Rush's 80 Words
by Geoffrey Moore
A New Visions Commentary
paper published October 2003 by The National Center for Public
Policy Research. Reprints permitted provided source is credited.
"I don't think he's been that good
from the get-go. I think what we've had here is a little social
concern in the NFL. I think the media has been very desirous
that a black quarterback do well. They're interested in black
coaches and black quarterbacks doing well. I think there's a
little hope invested in McNabb, and he got a lot of credit for
the performance of this team that he really didn't deserve. The
defense carried this team." - Rush Limbaugh on Philadelphia
Eagles' quarterback Donavan McNabb
Who would've thought these 80 words from
the mouth of Rush Limbaugh would create such a firestorm? While
much of it is merely one man's opinion, perhaps we should take
a look at something other than who said it to focus on what was
What cost Limbaugh his job as an ESPN
commentator might actually be the truth. The media may actually
be cheering a little harder for black quarterbacks.
Historically, aspiring black quarterbacks
were often moved to positions such as wide receiver, running
back or defensive back to take advantage of their athleticism.
Another reason was the prevailing belief among owners, coaches
and much of society at the time that blacks lacked the intellectual
components necessary to play quarterback. We all know these claims
now were nothing but racism. But, back then, successful black
NFL quarterbacks such as Randall Cunningham, Warren Moon (who
played in the Canadian Football League to get a fair chance)
and Doug Williams could be counted without removing one's shoes.
Increasing numbers of black quarterbacks began to be drafted
in the 1990's. When three were chosen in the first round of the
1999 draft, it equaled the total number chosen in the first round
during the previous 63 years.
Why would the media feel the need to
cheer a little harder for black quarterbacks? Among the most
obvious reasons is guilt, with a dash of social justice. With
the pattern of racism that existed primarily at the quarterback
position, perhaps they feel it's their duty now to help correct
something in which they were complicit. How many times do we
need to hear that a great play made by a white player was smart
while a great play made by a black quarterback was athletic?
Another reason is quite simple: Who cheers
against the underdog? It's the same sort of mentality held by
people who are amazed when a black speaks proper English. To
them, it's like seeing a fish riding a bike; they're simply amazed
as they cheer for the perceived underdog. This might be an example
of the "soft bigotry of low expectations" that President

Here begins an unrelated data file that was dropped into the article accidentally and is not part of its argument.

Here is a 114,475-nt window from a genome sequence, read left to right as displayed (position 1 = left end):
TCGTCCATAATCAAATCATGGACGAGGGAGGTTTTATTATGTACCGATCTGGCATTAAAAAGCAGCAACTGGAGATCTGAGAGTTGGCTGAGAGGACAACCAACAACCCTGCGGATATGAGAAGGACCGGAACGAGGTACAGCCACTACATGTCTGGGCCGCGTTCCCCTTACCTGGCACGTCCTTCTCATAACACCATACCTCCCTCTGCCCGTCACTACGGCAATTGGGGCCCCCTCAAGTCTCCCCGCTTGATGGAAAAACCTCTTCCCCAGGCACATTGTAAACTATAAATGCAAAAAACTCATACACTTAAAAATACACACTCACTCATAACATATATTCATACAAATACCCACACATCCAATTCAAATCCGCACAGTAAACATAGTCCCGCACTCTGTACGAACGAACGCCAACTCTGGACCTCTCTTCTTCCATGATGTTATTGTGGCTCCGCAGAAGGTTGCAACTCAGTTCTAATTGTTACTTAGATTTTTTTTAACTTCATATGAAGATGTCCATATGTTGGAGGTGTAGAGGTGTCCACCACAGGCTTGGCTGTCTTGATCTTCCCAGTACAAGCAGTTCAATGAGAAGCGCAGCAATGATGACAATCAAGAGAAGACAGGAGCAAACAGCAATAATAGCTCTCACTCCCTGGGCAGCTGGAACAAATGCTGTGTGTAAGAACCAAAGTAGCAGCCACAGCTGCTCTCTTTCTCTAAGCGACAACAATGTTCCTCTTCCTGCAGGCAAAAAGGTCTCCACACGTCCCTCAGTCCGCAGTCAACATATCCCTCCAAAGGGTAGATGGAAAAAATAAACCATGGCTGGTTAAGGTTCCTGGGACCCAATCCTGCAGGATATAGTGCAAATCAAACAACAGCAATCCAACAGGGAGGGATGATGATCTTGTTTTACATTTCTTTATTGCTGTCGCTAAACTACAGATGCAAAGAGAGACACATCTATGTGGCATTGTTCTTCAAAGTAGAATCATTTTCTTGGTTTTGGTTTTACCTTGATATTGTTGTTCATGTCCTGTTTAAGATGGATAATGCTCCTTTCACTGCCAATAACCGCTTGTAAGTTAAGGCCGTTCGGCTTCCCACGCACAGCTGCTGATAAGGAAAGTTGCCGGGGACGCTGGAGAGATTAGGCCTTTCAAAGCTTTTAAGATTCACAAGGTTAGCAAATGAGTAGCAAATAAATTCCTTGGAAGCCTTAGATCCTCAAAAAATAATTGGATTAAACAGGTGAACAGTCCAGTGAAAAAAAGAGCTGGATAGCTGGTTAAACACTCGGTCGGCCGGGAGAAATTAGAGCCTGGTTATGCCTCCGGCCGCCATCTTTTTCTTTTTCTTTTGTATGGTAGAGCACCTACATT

Bush speaks about. It's also the same sort of treatment that
Jason Sehorn, the NFL's only white cornerback, encounters.
What's most disturbing about this controversy
is not what Limbaugh said about black quarterbacks, but the reaction
from the media and the public. It's very telling of our society
that, instead of creating thoughtful conversation, his 80 words
brought out the politically correct in full force to stifle any
debate whatsoever. The leftist thought police targeted the messenger
without debating the message.
Whether or not Donavan McNabb is overrated
is arguable. It's based purely on people's opinions. While some
statistics say he's not one of the top quarterbacks, there are
other stats that put him in the top tier. One thing I do believe
is that the black quarterbacks in the NFL are talented and do
not need to be over-hyped or treated as charity cases. Let them
stand on their own merits and they'll do just fine.
It's particularly odd to me that so many
people fail to acknowledge the NFL already has a rule backing
up part of what Rush said. After the Detroit Lions hired a new
head coach without interviewing any black candidates, NFL commissioner
Paul Tagliabue told team presidents last May that future failures
to interview minority candidates in the future could lead to
fines of $500,000 or higher because doing so was "conduct
detrimental" to the NFL.
It's particularly odd to me that people
fail to acknowledge the NFL already has implemented the "Rooney
Rule" on hiring diversity supporting part of Rush's assertions.
If this doesn't illustrate Limbaugh's point, I don't know what
(Geoffrey Moore is a member
of the National Advisory Council of the African-American leadership
network Project 21, and an MBA student and market analyst in
the Chicago area. Comments may be sent to Project21@nationalcenter.org.)
Note: New Visions Commentaries reflect the views of their author,
and not necessarily those of Project 21.
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